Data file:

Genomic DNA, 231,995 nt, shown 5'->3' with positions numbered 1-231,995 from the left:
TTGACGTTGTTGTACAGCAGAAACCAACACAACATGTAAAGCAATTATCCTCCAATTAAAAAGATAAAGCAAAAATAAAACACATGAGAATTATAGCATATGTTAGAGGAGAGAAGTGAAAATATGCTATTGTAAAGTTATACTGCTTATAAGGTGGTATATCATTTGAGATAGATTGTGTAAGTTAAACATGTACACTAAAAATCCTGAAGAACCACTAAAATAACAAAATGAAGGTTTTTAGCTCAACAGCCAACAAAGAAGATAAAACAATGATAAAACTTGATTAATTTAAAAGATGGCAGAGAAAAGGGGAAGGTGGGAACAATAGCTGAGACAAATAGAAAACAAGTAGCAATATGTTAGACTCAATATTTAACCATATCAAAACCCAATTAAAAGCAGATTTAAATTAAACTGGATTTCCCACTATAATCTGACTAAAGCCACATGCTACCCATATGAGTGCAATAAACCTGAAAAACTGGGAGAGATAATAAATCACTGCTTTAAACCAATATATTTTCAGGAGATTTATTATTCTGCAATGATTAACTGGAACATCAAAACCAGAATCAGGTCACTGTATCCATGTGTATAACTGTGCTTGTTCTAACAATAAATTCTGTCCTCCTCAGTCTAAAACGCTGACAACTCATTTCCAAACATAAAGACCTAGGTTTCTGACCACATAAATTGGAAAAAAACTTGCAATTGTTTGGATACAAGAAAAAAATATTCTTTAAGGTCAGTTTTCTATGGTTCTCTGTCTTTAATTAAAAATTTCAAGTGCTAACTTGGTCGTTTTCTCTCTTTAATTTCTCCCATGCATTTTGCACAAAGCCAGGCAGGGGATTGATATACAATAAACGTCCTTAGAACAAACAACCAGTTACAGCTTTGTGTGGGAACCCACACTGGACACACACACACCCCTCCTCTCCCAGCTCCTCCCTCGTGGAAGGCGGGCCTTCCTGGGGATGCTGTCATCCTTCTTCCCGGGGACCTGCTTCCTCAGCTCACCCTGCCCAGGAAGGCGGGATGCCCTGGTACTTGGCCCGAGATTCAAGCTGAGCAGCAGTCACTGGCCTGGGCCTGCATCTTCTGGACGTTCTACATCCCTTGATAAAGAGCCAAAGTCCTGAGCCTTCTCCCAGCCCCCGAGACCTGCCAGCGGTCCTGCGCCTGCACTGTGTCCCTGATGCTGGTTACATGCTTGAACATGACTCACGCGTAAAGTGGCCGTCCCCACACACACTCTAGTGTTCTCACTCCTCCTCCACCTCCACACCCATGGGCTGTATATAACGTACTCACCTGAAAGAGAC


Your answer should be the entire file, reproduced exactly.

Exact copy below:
Genomic DNA, 231,995 nt, shown 5'->3' with positions numbered 1-231,995 from the left:
TTGACGTTGTTGTACAGCAGAAACCAACACAACATGTAAAGCAATTATCCTCCAATTAAAAAGATAAAGCAAAAATAAAACACATGAGAATTATAGCATATGTTAGAGGAGAGAAGTGAAAATATGCTATTGTAAAGTTATACTGCTTATAAGGTGGTATATCATTTGAGATAGATTGTGTAAGTTAAACATGTACACTAAAAATCCTGAAGAACCACTAAAATAACAAAATGAAGGTTTTTAGCTCAACAGCCAACAAAGAAGATAAAACAATGATAAAACTTGATTAATTTAAAAGATGGCAGAGAAAAGGGGAAGGTGGGAACAATAGCTGAGACAAATAGAAAACAAGTAGCAATATGTTAGACTCAATATTTAACCATATCAAAACCCAATTAAAAGCAGATTTAAATTAAACTGGATTTCCCACTATAATCTGACTAAAGCCACATGCTACCCATATGAGTGCAATAAACCTGAAAAACTGGGAGAGATAATAAATCACTGCTTTAAACCAATATATTTTCAGGAGATTTATTATTCTGCAATGATTAACTGGAACATCAAAACCAGAATCAGGTCACTGTATCCATGTGTATAACTGTGCTTGTTCTAACAATAAATTCTGTCCTCCTCAGTCTAAAACGCTGACAACTCATTTCCAAACATAAAGACCTAGGTTTCTGACCACATAAATTGGAAAAAAACTTGCAATTGTTTGGATACAAGAAAAAAATATTCTTTAAGGTCAGTTTTCTATGGTTCTCTGTCTTTAATTAAAAATTTCAAGTGCTAACTTGGTCGTTTTCTCTCTTTAATTTCTCCCATGCATTTTGCACAAAGCCAGGCAGGGGATTGATATACAATAAACGTCCTTAGAACAAACAACCAGTTACAGCTTTGTGTGGGAACCCACACTGGACACACACACACCCCTCCTCTCCCAGCTCCTCCCTCGTGGAAGGCGGGCCTTCCTGGGGATGCTGTCATCCTTCTTCCCGGGGACCTGCTTCCTCAGCTCACCCTGCCCAGGAAGGCGGGATGCCCTGGTACTTGGCCCGAGATTCAAGCTGAGCAGCAGTCACTGGCCTGGGCCTGCATCTTCTGGACGTTCTACATCCCTTGATAAAGAGCCAAAGTCCTGAGCCTTCTCCCAGCCCCCGAGACCTGCCAGCGGTCCTGCGCCTGCACTGTGTCCCTGATGCTGGTTACATGCTTGAACATGACTCACGCGTAAAGTGGCCGTCCCCACACACACTCTAGTGTTCTCACTCCTCCTCCACCTCCACACCCATGGGCTGTATATAACGTACTCACCTGAAAGAGAC